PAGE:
"Not too many grown men would run back in after their family member, and he went back in without thinking about it," said Percy Jones, Norristown Youth Eagles Football.
His bravery doesn't surprise Jones, who heads the football program for which Sanford played for four years.
"I know they had a very close relationship. Every Sunday they went to church together. They always matched, head to toe," said Jones. "When I heard he went back in for his father, I didn't expect anything less from him."
Sanford's story is striking a chord with many.
Jones says a GoFundMe account the team started has nearly reached its $25,000 goal in just 24 hours. Money he says will help the family who lost their home and a wonderful child.
"Just to get back on their feet. Possibly get a home. I don't know if they were home owners, but if they're not, this could be a down payment for a home," said Jones. "Nothing will bring 'Man-Man' back."
The blaze broke out at 8:54 a.m. Friday inside a three-story, twin home on the 1000 block of Markley Street.
Action News is told crews arrived on the scene to find heavy flames coming from the first and second floors.
Fire officials say there were five family members in the home at the time of the blaze.
Witnesses said some had to jump out windows to survive.
"The family was jumping out the back window," said witness Tree Alexander. "At one point they realized somebody else was in there and they turned and tried to run back in, and the neighbors were actually pulling them back to keep them from coming in because there still weren't any cops here."
But one family member did get back inside - he perished in the fire.
The deceased is identified as 12-year-old Sanford Harling, nicknamed "Man-Man."
Sanford's grandfather, Kenneth Peterson, said the boy was among the five family members in all who made it out safely, but heroically charged back into the house because his father was unable to scramble to safety right away.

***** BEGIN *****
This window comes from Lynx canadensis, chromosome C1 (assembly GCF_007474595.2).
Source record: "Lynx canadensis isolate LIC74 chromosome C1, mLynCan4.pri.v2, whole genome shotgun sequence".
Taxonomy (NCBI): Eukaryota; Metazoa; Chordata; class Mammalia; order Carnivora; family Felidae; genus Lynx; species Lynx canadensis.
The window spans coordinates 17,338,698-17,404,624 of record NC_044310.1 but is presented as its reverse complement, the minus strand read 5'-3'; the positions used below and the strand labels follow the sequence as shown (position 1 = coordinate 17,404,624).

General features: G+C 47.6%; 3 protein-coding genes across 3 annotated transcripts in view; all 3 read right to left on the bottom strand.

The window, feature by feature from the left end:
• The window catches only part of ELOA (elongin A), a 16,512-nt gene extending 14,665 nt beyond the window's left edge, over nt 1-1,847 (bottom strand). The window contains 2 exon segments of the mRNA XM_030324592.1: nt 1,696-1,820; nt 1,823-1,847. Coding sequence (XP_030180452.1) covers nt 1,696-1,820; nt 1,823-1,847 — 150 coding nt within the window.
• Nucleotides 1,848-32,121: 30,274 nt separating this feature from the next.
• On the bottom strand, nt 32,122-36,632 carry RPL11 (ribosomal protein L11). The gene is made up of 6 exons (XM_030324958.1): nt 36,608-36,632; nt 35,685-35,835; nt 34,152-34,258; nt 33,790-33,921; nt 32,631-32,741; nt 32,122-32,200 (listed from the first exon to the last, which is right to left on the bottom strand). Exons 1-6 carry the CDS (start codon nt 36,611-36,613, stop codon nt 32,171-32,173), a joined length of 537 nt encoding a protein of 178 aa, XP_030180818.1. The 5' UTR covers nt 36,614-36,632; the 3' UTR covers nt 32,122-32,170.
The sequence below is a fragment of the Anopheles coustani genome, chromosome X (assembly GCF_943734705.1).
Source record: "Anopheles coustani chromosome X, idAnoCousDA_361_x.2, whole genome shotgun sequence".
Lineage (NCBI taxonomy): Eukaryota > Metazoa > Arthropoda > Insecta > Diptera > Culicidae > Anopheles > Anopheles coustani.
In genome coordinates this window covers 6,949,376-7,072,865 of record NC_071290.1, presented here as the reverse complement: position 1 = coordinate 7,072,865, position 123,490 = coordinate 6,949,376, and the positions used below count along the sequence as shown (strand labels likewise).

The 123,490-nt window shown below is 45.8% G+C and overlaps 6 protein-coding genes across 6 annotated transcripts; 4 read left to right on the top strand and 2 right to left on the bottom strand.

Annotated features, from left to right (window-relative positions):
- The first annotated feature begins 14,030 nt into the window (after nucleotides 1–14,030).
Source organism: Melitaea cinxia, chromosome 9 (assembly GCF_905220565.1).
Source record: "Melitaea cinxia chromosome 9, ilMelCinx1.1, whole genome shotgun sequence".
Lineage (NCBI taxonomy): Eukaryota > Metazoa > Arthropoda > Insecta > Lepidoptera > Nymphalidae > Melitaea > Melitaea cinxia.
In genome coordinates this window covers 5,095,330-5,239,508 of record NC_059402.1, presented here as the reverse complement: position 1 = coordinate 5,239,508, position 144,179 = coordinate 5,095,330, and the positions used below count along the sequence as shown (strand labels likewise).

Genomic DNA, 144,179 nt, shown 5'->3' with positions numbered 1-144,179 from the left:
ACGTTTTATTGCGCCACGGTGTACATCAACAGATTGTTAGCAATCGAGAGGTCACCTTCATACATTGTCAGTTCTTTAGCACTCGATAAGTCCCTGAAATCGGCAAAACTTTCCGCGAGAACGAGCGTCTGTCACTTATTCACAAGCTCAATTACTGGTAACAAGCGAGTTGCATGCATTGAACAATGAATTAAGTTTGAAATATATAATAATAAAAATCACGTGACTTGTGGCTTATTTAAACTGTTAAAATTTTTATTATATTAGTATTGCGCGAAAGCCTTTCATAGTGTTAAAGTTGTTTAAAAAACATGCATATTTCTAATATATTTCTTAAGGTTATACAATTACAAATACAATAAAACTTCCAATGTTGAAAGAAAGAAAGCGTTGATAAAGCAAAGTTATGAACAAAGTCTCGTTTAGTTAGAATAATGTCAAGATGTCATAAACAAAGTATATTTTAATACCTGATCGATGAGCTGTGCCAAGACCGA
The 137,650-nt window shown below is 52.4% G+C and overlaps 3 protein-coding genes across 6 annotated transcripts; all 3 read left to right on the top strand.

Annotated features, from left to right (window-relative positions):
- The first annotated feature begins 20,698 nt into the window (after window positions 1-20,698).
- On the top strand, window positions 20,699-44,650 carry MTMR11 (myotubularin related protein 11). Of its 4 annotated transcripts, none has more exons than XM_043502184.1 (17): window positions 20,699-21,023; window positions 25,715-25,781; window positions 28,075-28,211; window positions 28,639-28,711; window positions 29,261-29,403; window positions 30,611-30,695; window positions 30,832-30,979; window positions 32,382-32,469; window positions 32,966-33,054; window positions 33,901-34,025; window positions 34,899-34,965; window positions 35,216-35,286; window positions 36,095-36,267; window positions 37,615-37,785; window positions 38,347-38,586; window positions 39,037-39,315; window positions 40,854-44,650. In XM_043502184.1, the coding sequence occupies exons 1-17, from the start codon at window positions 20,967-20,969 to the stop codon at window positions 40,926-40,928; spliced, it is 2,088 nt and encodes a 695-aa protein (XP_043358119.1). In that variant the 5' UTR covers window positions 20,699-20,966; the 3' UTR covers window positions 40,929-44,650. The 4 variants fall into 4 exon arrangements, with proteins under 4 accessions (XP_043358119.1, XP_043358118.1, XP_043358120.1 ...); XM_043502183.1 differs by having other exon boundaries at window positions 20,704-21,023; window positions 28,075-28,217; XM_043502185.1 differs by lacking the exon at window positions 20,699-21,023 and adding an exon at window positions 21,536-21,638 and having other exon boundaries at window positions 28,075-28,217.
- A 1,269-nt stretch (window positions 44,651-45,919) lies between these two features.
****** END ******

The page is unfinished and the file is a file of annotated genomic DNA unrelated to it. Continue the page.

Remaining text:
"Once we got out we thought that her husband, his father, was still in there," said Peterson. "His father just had hip surgery, so he can't move around. And 'Man-Man' ran back in there to help his dad. The father ended up jumping out the second floor window. 'Man-Man' got caught up in there."
Firefighters tried to find Sanford, but they were initially beaten back by the flames. They eventually found the boy face down under the kitchen table.
The boy's father was taken to Paoli Hospital suffering from a broken back.
So far, there is no word on the cause of the blaze.
For hours, Sanford's family stood in the freezing morning air grieving over the loss of the brave little boy who thought his dad was in harm's way.
The family lost all of their belongings in the fire, but they never mentioned the material losses - just the loss of the brave child.
Philadelphia Fire Commissioner Derrick Sawyer says chaos during a fire is why families need an escape plan and meeting point.
For example, an escape plan with two routes - a door and a window - and a tree for a meeting place.
"It could be in the front of the house, the rear of the house, but everyone should meet at the same place," said Sawyer.
Officials say the meeting point helps prevent attempted rescues, and allows initial responders to know if someone is still trapped.
Sawyer says the key though is families must practice the escape plan.
"It is important because in the heat of the battle, we talked about chaos, when that chaos is going on if you haven't practiced it, you're not necessarily going to do what you planned to do," says Sawyer.
All cash donations can be made through the GoFundMe page set up by the Norristown Youth Eagles Football. All gift cards can be dropped off at Eisenhower Science and Technology Leadership Academy, (Eisenhower Middle School) 1601 Markley Street in Norristown, Attn. Principal Taylor.
Councilman Hakim Jones tells us this is the only fund that is authorized and approved by the family.